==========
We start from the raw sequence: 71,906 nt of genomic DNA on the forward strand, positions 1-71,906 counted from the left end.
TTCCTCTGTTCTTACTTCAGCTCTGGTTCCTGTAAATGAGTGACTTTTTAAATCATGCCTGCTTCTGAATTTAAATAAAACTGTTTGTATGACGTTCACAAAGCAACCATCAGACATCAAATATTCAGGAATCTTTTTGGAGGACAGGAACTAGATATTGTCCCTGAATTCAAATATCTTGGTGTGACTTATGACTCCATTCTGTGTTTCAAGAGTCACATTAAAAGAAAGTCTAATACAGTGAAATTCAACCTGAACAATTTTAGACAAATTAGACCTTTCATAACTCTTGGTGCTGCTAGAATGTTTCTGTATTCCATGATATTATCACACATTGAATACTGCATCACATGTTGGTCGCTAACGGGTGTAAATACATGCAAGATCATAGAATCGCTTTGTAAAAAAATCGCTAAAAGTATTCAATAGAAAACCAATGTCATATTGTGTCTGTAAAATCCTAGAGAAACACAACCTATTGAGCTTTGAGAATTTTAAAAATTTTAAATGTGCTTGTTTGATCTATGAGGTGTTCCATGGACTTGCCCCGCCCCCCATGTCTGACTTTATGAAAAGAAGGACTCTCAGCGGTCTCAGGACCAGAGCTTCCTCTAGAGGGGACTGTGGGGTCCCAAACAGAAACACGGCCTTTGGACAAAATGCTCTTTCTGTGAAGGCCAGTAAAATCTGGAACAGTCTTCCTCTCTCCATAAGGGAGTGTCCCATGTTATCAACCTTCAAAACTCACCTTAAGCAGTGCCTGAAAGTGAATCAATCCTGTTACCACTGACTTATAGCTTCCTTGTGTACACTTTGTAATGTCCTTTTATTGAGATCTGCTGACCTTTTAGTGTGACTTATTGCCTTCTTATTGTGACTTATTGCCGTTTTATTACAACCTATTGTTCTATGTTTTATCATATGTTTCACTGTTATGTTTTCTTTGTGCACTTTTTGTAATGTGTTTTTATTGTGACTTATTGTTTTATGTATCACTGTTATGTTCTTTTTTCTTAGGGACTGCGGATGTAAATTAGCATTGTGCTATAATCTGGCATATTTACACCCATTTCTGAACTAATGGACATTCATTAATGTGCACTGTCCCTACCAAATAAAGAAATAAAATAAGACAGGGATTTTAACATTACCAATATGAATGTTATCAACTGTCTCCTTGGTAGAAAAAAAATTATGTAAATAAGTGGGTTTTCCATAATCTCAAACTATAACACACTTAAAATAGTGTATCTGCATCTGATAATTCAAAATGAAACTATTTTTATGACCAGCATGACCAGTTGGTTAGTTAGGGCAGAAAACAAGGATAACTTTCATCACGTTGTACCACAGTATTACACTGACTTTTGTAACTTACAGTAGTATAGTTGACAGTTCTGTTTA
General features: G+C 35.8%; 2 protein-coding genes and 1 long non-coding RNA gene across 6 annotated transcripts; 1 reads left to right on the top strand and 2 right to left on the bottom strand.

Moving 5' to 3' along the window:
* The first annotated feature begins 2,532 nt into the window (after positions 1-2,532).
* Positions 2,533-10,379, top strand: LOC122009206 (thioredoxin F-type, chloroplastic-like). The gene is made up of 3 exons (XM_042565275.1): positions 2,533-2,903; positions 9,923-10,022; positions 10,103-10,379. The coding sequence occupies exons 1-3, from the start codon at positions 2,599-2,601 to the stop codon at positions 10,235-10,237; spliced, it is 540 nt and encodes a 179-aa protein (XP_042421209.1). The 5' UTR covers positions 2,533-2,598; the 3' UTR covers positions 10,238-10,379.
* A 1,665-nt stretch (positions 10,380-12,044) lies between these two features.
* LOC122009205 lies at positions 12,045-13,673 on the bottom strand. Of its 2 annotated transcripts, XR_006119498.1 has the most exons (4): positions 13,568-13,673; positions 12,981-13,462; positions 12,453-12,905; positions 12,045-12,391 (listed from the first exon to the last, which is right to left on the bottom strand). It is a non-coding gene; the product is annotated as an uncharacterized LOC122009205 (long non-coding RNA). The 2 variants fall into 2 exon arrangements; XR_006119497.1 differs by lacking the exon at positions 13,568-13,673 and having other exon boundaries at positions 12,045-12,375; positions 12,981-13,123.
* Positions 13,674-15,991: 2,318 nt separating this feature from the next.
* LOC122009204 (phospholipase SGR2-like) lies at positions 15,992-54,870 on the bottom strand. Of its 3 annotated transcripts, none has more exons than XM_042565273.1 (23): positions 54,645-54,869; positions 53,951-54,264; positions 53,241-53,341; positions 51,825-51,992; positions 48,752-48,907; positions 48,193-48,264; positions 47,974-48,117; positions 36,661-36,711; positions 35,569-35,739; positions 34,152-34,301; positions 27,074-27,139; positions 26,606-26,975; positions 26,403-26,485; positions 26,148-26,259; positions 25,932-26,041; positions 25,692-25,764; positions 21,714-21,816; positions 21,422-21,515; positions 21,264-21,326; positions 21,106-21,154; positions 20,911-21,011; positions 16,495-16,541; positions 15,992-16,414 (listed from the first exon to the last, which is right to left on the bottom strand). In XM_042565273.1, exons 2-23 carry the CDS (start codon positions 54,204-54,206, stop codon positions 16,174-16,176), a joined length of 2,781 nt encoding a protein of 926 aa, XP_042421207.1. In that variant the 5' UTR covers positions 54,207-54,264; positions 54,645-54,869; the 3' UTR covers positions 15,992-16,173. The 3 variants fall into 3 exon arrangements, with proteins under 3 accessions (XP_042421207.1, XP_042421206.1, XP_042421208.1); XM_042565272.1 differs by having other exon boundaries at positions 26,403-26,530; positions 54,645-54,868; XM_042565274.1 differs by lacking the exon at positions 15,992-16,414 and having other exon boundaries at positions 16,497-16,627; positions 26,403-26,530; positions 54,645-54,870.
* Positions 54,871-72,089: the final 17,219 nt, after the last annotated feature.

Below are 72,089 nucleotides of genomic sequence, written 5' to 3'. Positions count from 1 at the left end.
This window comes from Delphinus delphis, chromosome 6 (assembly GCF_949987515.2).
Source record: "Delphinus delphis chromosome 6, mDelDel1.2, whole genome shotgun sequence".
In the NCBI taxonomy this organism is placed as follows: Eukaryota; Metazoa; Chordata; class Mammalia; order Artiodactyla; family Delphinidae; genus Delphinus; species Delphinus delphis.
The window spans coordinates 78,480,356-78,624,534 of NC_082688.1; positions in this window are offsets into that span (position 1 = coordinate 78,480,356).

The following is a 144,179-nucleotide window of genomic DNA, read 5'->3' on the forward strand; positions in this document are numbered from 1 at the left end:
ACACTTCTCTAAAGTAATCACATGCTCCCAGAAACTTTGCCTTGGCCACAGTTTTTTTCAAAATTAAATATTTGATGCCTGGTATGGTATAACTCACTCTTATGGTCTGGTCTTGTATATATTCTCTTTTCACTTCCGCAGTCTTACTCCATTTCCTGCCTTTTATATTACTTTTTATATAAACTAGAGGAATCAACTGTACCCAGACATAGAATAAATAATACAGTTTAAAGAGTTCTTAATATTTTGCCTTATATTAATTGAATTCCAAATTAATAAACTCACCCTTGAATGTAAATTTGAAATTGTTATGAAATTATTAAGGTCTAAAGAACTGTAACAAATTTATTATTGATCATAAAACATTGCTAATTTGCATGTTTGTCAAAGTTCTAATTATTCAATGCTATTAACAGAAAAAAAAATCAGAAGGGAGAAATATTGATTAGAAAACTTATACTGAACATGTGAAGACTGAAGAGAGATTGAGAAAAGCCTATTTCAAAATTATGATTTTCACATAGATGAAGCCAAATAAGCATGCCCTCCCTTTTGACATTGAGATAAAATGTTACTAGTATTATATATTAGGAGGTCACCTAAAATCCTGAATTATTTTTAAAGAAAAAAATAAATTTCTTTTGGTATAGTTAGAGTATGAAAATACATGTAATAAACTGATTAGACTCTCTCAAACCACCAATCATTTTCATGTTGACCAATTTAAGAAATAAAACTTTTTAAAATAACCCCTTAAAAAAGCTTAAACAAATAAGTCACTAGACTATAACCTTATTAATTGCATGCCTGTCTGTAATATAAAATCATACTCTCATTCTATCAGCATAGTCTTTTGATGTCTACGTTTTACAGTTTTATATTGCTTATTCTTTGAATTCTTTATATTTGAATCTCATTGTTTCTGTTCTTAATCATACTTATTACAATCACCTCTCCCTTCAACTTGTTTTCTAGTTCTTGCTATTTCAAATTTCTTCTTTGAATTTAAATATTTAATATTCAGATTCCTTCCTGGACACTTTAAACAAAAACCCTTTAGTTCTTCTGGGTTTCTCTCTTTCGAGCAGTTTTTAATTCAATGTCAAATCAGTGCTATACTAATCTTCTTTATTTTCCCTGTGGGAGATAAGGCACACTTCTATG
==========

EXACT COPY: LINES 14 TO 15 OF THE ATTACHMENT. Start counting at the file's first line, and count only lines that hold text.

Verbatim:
Source record: "Delphinus delphis chromosome 6, mDelDel1.2, whole genome shotgun sequence".
In the NCBI taxonomy this organism is placed as follows: Eukaryota; Metazoa; Chordata; class Mammalia; order Artiodactyla; family Delphinidae; genus Delphinus; species Delphinus delphis.